The Ancient Way of Parting
The imaginable distant place where he is going is visibly covered by grasses
As they come here, following a white clean path
To this ferry surrounded by rust-stained weeds.
Nothing special, really. Ordinary coming and going,
The same as the day he came to meet him at the dusk quite like today.
They meet for the first time, and yet they seem to have known each other many lives,
And this parting means only an end of one of their crossings in this life.
Or so they think, avoiding the thought
That the never-again parting in the future is taking place before their eyes.
They make the usual gestures for goodbye, wrapping the left fist with the right palm,
Waving hands and then standing still in long gaze.
One watches at the boat sailing away, dwindled,
While the other sees the ferry backing into nothing.
Distance spreads blankness and vastness into the field of vision.
He turns back, and the path remains there, occasional twos and threes walk along;
The boy at the inn greets him as loudly as he did them at noon,
But their table has been taken by another two.
He sits at the adjacent one, over a plate of boiled peanuts which he picks up
And one by one he hears the faint wet snaps.
When the two have left
They leave behind empty drinking bowls piled upon half of the table.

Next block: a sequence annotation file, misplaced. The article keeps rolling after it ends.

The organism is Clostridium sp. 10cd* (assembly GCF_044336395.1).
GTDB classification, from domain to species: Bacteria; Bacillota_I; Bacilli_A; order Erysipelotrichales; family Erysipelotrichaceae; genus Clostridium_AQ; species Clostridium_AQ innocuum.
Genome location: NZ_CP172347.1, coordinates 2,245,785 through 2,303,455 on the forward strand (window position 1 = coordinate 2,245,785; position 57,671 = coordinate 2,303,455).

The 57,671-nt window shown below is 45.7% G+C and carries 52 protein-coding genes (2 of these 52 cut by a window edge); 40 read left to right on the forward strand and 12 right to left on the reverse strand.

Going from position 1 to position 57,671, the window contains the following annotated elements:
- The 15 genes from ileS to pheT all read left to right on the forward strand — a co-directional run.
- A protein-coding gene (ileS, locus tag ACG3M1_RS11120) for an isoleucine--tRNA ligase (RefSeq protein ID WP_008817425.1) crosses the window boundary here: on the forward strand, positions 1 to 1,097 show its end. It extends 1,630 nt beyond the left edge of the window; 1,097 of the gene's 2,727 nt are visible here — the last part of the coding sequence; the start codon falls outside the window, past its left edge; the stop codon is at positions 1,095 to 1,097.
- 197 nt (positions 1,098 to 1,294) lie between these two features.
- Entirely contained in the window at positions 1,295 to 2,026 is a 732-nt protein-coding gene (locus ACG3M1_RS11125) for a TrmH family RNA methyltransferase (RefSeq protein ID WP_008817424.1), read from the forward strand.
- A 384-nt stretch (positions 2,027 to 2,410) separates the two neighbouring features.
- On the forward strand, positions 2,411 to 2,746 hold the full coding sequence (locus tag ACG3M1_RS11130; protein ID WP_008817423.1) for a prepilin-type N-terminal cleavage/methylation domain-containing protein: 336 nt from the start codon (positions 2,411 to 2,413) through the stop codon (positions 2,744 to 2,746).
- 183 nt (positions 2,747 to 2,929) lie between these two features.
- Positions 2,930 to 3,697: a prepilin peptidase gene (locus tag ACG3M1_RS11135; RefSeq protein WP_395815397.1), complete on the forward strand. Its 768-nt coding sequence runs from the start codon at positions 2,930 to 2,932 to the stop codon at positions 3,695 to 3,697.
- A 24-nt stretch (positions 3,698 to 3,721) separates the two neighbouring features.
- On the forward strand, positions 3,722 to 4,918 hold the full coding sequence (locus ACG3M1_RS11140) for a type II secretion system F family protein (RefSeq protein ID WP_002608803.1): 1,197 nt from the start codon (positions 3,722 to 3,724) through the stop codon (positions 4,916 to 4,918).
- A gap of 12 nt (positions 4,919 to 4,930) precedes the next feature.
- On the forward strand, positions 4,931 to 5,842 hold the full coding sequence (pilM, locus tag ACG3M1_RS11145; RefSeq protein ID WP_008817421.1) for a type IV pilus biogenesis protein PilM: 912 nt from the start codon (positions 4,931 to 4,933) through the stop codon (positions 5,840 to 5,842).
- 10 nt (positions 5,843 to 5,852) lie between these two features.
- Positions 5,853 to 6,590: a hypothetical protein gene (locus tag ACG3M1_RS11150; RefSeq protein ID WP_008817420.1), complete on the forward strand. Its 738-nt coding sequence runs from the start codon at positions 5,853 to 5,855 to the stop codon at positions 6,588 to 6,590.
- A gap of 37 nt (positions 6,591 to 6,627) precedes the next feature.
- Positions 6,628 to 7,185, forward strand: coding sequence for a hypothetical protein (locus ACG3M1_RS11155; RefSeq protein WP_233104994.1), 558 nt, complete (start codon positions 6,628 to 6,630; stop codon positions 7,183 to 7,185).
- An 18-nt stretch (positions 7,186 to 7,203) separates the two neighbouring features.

When the sun sets, he sees a lonely gown standing at the end of the boat,
The same color as the weathered sails.
He seems to see himself there, full of holes,
Stricken by the cries of southern-bound wild geese.
Late at night, he paces around his desk for a poem to his friend
When he is taken aback by a few continuous charring cracks on the oil lamp
He seems to hear from the darkness
A heart-breaking rumor to be spread at tomorrow dusk
And tears rush out of the springs of eyes
The unfinished goodbye has never the chance to come to an end
While his poem has only two lines
"Withered grasses have drowned the ancient road to the edge of earth,
My friend, by which way do you think you could return to your abode,"
Which require no abrupt turn
But a surprise of expression following the usual course of poetics.
What we can read today are the poems and their friendship, quite abstract like names,
But we do not know what jokes they laughed about over the wine
Or what had been swallowed on the ferry of their once and only parting.
As I am writing this now, the thought rises—
If we meet one day and then part, what could we speak out and what would not?
Jan. 15, 2009